The UN Security Council was notified on Wednesday that deadlines on both the FARC’s demobilization and the dismantling of guerrilla explosives cannot be met.
Jean Arnault, the Special Representative of the UN in Colombia, told the Security Council that the January 1 deadline for the FARC rebels to be fully concentrated in pre-determined demobilization camps was not met due to “logistical problems”.
He also informed the council it “will not be possible to meet the January 30 deadline for the destruction of unstable ammunition spread in caches throughout the country.”
With the United Nations overseeing the process, the FARC was supposed to demobilize more than 16,000 people before new year’s eve to fulfill the terms of their peace accord with Colombia’s government
However, some 26 encampments that were supposed to shelter the former guerrillas in many cases were never prepared, with the government claiming that the public’s shock rejection of the first agreement on October 2 froze their legal capacity to make funds available to start the constructions.
This, coupled with the substandard state of infrastructure in Colombia’s war-torn areas, is making it difficult for the administration of President Juan Manuel Santos to stick to the strict demobilization, disarmament and reintegration (DDR) timeline agreed in the peace deal.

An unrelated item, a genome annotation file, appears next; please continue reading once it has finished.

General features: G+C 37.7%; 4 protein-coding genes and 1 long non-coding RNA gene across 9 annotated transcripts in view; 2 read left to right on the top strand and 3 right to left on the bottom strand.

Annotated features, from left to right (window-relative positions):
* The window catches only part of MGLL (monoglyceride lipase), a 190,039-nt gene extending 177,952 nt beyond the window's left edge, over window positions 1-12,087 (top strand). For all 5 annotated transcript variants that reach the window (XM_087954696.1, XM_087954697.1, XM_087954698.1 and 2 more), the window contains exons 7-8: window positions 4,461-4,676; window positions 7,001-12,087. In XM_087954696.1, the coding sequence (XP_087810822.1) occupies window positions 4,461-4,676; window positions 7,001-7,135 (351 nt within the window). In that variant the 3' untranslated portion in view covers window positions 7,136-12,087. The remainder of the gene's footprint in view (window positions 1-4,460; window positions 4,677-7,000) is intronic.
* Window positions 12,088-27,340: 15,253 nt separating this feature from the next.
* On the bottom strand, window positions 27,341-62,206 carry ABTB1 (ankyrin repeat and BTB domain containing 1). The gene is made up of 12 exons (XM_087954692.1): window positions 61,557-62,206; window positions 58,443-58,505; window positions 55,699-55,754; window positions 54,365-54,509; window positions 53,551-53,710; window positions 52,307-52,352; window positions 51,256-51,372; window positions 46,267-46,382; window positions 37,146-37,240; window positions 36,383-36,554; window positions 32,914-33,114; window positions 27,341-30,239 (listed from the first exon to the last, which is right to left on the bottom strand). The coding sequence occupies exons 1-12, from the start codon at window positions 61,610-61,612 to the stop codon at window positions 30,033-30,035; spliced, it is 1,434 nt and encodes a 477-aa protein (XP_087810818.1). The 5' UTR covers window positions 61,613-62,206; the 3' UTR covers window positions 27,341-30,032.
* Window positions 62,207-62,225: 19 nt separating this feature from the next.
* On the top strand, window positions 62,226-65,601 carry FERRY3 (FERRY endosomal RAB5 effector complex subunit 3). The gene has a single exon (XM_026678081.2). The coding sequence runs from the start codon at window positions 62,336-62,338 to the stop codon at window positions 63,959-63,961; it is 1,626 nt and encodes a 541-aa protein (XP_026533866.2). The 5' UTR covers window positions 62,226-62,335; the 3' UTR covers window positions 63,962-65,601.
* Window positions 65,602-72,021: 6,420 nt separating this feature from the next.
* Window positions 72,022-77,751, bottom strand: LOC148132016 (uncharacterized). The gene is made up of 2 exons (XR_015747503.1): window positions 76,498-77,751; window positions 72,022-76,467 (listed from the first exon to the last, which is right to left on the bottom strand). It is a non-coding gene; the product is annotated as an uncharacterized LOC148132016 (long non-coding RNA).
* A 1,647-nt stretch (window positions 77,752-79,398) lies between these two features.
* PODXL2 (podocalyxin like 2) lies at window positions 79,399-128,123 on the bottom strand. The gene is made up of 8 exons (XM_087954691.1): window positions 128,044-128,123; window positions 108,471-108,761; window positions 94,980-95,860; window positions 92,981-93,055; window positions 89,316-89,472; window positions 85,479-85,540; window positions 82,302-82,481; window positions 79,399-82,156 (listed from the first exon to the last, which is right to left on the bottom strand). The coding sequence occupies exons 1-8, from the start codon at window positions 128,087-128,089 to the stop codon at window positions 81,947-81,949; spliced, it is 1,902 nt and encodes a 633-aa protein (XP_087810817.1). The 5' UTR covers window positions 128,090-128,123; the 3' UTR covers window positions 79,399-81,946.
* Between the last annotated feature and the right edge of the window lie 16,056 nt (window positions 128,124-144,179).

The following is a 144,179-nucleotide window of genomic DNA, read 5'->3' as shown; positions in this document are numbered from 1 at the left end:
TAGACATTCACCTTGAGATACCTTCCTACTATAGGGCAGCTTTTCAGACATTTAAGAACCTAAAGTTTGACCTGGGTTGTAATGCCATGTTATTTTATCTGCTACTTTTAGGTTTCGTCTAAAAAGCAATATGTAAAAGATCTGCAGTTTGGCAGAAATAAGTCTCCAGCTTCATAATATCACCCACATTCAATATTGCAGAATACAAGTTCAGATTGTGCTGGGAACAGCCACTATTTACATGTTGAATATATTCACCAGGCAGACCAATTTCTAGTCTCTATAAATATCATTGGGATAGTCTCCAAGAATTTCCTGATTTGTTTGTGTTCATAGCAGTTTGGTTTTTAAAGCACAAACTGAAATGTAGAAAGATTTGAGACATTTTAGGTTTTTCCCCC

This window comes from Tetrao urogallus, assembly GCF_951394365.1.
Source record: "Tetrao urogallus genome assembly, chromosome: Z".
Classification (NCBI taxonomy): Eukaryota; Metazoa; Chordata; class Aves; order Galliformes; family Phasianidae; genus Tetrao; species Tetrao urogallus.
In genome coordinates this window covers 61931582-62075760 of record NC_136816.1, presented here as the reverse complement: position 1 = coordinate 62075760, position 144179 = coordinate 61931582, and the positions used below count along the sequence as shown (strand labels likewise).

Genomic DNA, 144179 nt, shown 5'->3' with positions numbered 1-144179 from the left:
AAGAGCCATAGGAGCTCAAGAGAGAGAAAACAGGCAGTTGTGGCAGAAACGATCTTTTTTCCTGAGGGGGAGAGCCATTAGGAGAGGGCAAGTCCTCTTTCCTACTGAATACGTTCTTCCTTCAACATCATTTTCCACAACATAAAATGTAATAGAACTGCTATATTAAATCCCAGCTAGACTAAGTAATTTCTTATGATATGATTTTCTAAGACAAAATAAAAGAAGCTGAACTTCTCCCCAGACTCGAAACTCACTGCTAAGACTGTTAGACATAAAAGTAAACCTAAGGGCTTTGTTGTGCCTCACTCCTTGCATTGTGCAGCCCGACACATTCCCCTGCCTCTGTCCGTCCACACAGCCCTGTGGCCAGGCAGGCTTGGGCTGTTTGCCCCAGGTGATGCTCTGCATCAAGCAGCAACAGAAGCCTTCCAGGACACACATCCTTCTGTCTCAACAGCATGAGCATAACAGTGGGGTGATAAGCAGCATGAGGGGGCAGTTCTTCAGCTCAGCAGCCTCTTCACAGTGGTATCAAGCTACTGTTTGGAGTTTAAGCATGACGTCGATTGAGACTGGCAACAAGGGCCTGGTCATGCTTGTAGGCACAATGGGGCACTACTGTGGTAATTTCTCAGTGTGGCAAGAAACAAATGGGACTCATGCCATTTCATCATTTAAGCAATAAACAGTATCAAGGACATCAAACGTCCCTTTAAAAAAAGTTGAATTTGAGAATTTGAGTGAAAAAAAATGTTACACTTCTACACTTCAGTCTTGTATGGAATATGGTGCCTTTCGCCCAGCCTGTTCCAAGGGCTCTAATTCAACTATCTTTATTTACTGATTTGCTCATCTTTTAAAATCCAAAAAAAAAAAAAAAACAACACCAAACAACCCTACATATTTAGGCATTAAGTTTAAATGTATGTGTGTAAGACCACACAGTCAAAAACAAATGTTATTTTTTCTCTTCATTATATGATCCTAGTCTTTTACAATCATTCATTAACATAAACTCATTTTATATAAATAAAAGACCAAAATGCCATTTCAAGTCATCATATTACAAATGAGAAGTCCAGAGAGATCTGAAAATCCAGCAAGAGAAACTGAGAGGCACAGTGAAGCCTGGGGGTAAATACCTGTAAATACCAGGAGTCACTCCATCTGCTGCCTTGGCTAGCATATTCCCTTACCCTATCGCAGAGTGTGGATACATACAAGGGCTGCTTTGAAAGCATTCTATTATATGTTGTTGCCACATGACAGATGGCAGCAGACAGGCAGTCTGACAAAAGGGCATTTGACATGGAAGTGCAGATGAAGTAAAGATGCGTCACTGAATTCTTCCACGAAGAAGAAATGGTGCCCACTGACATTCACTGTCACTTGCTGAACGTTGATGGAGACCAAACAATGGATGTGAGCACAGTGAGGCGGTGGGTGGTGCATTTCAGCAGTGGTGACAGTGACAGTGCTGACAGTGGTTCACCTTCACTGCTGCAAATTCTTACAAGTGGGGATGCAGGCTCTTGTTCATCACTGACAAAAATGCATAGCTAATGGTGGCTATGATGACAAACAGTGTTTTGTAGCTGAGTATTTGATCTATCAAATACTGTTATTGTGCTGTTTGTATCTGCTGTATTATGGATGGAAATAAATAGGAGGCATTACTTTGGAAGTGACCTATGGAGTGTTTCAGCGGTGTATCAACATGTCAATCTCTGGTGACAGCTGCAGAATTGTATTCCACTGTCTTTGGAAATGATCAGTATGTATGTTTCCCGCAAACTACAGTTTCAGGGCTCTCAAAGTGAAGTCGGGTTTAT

“To date, construction has begun in one-third of the zones, preparations are ongoing in another third, while the remainder continues to face difficulties,” explained Arnault.
While the UN representative informed the Security Council that the January 30 deadline for the destruction of unstable ammunition across the country will not be met, he did express optimism for the future of the demobilization process.
The Special Representative was satisfied that Santos and FARC leaders have expressed their determination “to do everything possible to meet the original goal of the comprehensive lay-down of weapons by early June.”
The Frenchman also emphasized the necessity of continued support from the UN Security Council who agreed to oversee the DDR process almost a year ago.
As the process of implementation of the Peace Agreement gets under way, the attention and unanimous support of this Council, and its encouraging voice, will continue to be a very important source of confidence and strength.”
UN Special Representative Jean Arnault
In total, some 6,600 guerrillas and approximately 10,000 militia members are expected to demobilize and disarm.
With several neo-paramilitary groups lurking in the background it is essential that suitable provision is made for the security of the FARC in demobilization camps.
As Colombian society is divided over the peace deal and some still suspicious about the intentions of the FARC, the government and the UN must make steady and efficient progress in removing weapons from the hands of the rebels who have waged war against the state for more than half a century.
The FARC’s demobilization and disarmament is part of a major, 10-year peace process that seeks to end a cycle of violence that has left more than 8 million victims.